When Silicon Valley’s 20-something techno-prodigies were awing the world with new, shiny, unveilings of iPods and then iPhones and then iPads, many of the inventors didn’t have kids. Few had teens. Now, most of them have kids, and many have teens — teenagers addicted to gadgets their parents birthed into the world years ago.

This is the story of Tony Fadell, a former Senior VP at Apple, known as the grandfather of the iPod, and a key player on the early design team for the iPhone. On the 10-year anniversary of the iPhone in an interview, he made this admission: “I wake up in cold sweats every so often thinking, what did we bring to the world?”

Fadell, a father of three, has come to see the addictive power of the iPhone, an addiction that cannot be removed. “I know what happens when I take technology away from my kids. They literally feel like you’re tearing a piece of their person away from them — they get emotional about it, very emotional. They go through withdrawal for two to three days.”

“This self-absorbing culture is starting to [really stink],” Fadell said. “Parents didn’t know what to do. They didn’t know this was a thing they needed to teach because we didn’t know for ourselves. We all kind of got absorbed in it.”

Yes — we all got absorbed — techies and teens and parents. All of us. And now we’re trying to figure out how to wisely manage our devices.

To continue reading Tony Reinke’s article, click here.

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Chap Bettis – Three Powerful Questions to Unlock the Heart of Your Teen

I have a hobby you might find unusual. I collect questions.

While some people collect dolls, baseball cards, or antiques, I collect questions. You might wonder why I ever started this; and I’ll tell you: I came to recognize what a powerful teaching tool questions were and how they can really serve as a heart connector.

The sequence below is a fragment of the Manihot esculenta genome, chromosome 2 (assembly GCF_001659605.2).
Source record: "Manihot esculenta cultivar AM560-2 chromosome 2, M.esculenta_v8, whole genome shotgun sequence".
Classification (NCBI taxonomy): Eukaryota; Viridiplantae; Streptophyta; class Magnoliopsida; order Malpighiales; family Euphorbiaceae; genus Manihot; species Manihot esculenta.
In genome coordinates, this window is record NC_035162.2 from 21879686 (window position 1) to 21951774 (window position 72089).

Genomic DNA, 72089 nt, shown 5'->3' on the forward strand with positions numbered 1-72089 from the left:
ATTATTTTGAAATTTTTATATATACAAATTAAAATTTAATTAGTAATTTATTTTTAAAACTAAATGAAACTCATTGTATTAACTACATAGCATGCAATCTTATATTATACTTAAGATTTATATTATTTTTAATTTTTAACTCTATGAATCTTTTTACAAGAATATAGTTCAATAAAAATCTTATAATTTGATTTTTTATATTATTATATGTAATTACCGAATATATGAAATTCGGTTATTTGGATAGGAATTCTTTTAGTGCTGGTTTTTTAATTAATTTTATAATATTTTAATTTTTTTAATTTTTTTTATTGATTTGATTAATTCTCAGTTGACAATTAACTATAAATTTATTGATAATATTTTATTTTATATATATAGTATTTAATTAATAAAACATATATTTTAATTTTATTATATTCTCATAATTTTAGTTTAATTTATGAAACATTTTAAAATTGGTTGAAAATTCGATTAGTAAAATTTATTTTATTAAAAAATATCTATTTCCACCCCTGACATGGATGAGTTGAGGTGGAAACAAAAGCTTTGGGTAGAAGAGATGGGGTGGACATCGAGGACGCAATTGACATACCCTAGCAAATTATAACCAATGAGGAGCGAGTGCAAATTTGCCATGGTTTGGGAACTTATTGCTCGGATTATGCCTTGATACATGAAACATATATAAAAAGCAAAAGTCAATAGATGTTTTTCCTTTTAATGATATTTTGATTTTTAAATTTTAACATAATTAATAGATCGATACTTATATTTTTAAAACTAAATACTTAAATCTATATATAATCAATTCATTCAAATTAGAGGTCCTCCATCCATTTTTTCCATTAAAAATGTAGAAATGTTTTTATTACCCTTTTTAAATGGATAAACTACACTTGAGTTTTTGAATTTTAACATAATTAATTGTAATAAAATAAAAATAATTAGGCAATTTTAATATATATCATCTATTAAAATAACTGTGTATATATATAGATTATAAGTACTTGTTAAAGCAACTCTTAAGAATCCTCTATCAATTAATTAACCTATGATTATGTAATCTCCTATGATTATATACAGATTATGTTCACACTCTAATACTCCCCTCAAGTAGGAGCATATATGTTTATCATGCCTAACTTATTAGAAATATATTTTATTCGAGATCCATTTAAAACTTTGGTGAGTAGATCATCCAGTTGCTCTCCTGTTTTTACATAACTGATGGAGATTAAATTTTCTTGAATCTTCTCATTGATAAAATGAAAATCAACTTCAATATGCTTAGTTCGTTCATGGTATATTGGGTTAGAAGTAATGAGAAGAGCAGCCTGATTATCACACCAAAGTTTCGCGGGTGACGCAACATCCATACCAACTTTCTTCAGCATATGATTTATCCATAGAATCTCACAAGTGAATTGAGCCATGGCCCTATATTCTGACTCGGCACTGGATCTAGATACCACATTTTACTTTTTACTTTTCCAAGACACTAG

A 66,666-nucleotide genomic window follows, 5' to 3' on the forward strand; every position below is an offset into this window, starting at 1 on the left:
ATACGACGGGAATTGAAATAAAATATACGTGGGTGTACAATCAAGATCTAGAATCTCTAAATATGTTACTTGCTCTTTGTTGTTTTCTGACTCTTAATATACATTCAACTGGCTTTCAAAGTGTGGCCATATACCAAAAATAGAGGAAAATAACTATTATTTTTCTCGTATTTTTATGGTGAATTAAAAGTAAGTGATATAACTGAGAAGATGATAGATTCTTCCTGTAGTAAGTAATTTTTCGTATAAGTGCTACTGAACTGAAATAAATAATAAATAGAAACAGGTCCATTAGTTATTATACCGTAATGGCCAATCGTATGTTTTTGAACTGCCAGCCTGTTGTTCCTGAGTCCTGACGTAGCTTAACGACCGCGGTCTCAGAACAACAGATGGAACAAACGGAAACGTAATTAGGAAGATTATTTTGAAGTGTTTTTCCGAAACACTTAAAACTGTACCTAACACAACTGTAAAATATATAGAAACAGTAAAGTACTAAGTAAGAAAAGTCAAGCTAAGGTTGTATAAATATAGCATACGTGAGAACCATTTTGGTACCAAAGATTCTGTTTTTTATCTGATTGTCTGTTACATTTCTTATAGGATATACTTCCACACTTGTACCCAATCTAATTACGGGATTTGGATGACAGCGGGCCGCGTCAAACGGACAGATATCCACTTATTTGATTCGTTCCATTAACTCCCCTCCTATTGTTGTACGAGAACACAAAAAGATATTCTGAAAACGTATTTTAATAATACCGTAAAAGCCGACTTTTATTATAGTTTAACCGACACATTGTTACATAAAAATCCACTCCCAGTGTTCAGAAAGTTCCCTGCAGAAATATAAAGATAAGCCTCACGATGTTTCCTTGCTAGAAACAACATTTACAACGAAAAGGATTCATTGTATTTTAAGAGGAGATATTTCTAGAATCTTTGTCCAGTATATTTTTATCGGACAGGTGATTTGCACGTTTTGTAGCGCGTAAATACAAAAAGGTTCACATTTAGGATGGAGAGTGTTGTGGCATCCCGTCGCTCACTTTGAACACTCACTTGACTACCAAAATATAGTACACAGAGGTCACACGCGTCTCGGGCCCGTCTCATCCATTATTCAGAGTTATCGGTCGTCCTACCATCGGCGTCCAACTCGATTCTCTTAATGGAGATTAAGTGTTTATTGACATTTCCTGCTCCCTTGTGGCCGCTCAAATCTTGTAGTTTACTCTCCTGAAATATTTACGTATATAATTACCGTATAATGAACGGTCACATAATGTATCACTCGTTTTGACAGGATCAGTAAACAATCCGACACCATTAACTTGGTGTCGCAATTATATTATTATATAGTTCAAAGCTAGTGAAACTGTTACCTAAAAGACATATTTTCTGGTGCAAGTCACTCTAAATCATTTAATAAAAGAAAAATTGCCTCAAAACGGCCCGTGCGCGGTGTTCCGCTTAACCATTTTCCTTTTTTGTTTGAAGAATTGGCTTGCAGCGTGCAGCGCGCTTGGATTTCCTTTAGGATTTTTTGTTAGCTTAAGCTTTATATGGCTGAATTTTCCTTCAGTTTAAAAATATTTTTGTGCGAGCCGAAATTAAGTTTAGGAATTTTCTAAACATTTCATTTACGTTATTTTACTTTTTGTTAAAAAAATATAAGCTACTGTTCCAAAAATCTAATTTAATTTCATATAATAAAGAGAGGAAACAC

A quick survey of the gospels reveals that Jesus, our Savior and Teacher, asked 307 questions. He used questions to gather information (“How many loaves do you have?”), to teach (“Whose likeness and image is on this coin?”), and to gain commitment (“Who do you say that I am?”).

Too many times as a parent, I want to lecture my child when in fact a question is a much better tool to teach and to strengthen the relationship.

Realizing the power of questions changed how I communicated with my children. As I interacted with my four teens, I found three questions that powerfully unlocked many fruitful conversations.

To continue reading Chap Bettis’ article, click here.

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Seth Stewart – 5 Reasons to Preach the Book of Micah to Teenagers

For a long time, I have been both intimidated by and nervous to preach any Old Testament Prophet. In my mind, these are the hardest books of the Bible. Not only do I need to be competent in a literary genre foreign to most of my sermon prep and personal experience, but I also needed to be aware of the complicated nuances of Old Testament history and geography. To my shame, I even wondered if the harsh tone and brutal imagery that’s characteristic of the Prophets would be useful to my students. Would they be able to get past the perceived offensiveness of the text?

I say “to my shame,” because all of Scripture is breathed out by God and useful for teaching and discipling teens. But also because I had forgotten, however briefly, that it’s often in brutality and darkness that the grace and brightness of Jesus shines most brightly. So in spite of its difficulties, here are four reasons to preach the book of Micah.

(1) Micah is dark and brutal.

Few books go as deep and as dark as Micah does so quickly. In the first chapter, we are told that Israel’s gods are nothing more than a whore’s change, that the pride of each of her cities will become her downfall, and that God will melt mountains when he comes. As the book progresses, we learn of corrupt leaders, corrupt prophets, corrupt judges, and the oppressed women, children, and families who have been crushed by all of that corruption. Micah presents a dark and brutal description of a world that has forgotten to love God and neighbor.

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Chris Martin – Today’s Teens Are Always in the Hallway

In early 20th century America, a revolution in formal public education swept the country. It wasn’t the introduction of the blackboard or the creation of standardized tests.

It was the invention of “secondary education,” known today as “high school.”